“I want to compliment you on your color choice,” he said.
I looked up at him; he seemed totally serious. I looked down at my dress. I was wearing this very basic black rayon sundress — absolutely nothing special, no interesting accessories, nothing.
“Huh?” I said.
“I noticed you’re wearing all black,” he continued, “and black is a very good color for you, it suits you well, brings out your highlights.”
I have brown hair, with no highlights; I had no idea what he was talking about.
Then he laughed and said, “Obviously, I’m not really complimenting you on your wardrobe, I’m just using it as an excuse to meet you.” He extended his hand and said his name was Andrew. I wasn’t at all into him, but wanted to be polite so shook his hand, said my name, then quickly looked back down at my book.
“I often come here and get ideas of things I want to buy,” he said, “then go to the library and just check them out.” I kept my gaze on the book. “Do you do that?” he asked.
I harrumphed and looked up at him. “No, I just buy them,” I said curtly, returning to the book.
“Doesn’t that get expensive?” he said.
“I guess,” I said, shrugging, still looking down.
Then, he went into this huge story (I actually remember this conversation word for word because it was so odd): “Speaking of expensive, I went to the store today for some cargo pants. I tried on two pairs. One had a bunch of little pockets, all down the leg, like ten of them, or maybe eight, on each leg. And they were cool. But I didn’t really like them. Too much noise. This other pair was plain but made of really really cool material. I don’t know what type of material it was, but it was cool. I really liked them. Then I saw the price tag. $160. I mean, would you pay that for a pair of cargo pants?”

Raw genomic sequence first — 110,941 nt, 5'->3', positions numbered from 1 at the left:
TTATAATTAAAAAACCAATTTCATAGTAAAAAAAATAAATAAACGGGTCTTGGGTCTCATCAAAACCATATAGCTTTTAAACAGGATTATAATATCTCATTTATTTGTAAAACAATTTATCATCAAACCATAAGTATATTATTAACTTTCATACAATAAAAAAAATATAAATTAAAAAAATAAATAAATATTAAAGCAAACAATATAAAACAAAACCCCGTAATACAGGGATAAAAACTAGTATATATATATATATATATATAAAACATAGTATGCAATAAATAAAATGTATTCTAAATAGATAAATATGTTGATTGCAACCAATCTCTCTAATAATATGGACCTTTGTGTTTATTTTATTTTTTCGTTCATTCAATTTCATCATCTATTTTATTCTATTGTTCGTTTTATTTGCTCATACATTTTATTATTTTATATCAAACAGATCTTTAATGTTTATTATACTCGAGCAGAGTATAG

I must have had a deer-in-the-headlights look on my face because a guy passing behind him just then did a double-take at me. “Would you pay that? Don’t you think that’s expensive?” Andrew repeated.
“I don’t know,” I mumbled, looking back to Nin. How obvious could I be?
Then, he actually bent over, peered around the book cover and said rather loudly, “What did you do today?”
Knowing I wasn’t going to get rid of him, I said I had to go and put Delta back on the shelf.
“Oh, are you trying to keep it light?” he asked, reaching out and actually touching my sleeve. I didn’t even know what he meant. I just said goodbye and started walking away. He walked behind me asking again if I was “trying to keep it light?”
All the way home, I kept looking behind me to make sure he wasn’t following me, and I even walked into a deli to ‘wait it out’ for a while. I looked in my bag worried he may have had a buddy trying to scrounge around for my wallet behind me while he distracted me, then realized that was completely paranoid since we were in a bookstore, not at some crowded tourist attraction. When I thought it over later at home, I felt badly for not being more receptive to meeting someone, but I guess when I’m in a bookstore, I’m really in my own world, or rather the world of the author whose book I’m contemplating, that some guy trying to get to know me is a real annoyance. If bookstores are the new pick-up joints, maybe that’s safer than a bar, but I don’t know if it works for me…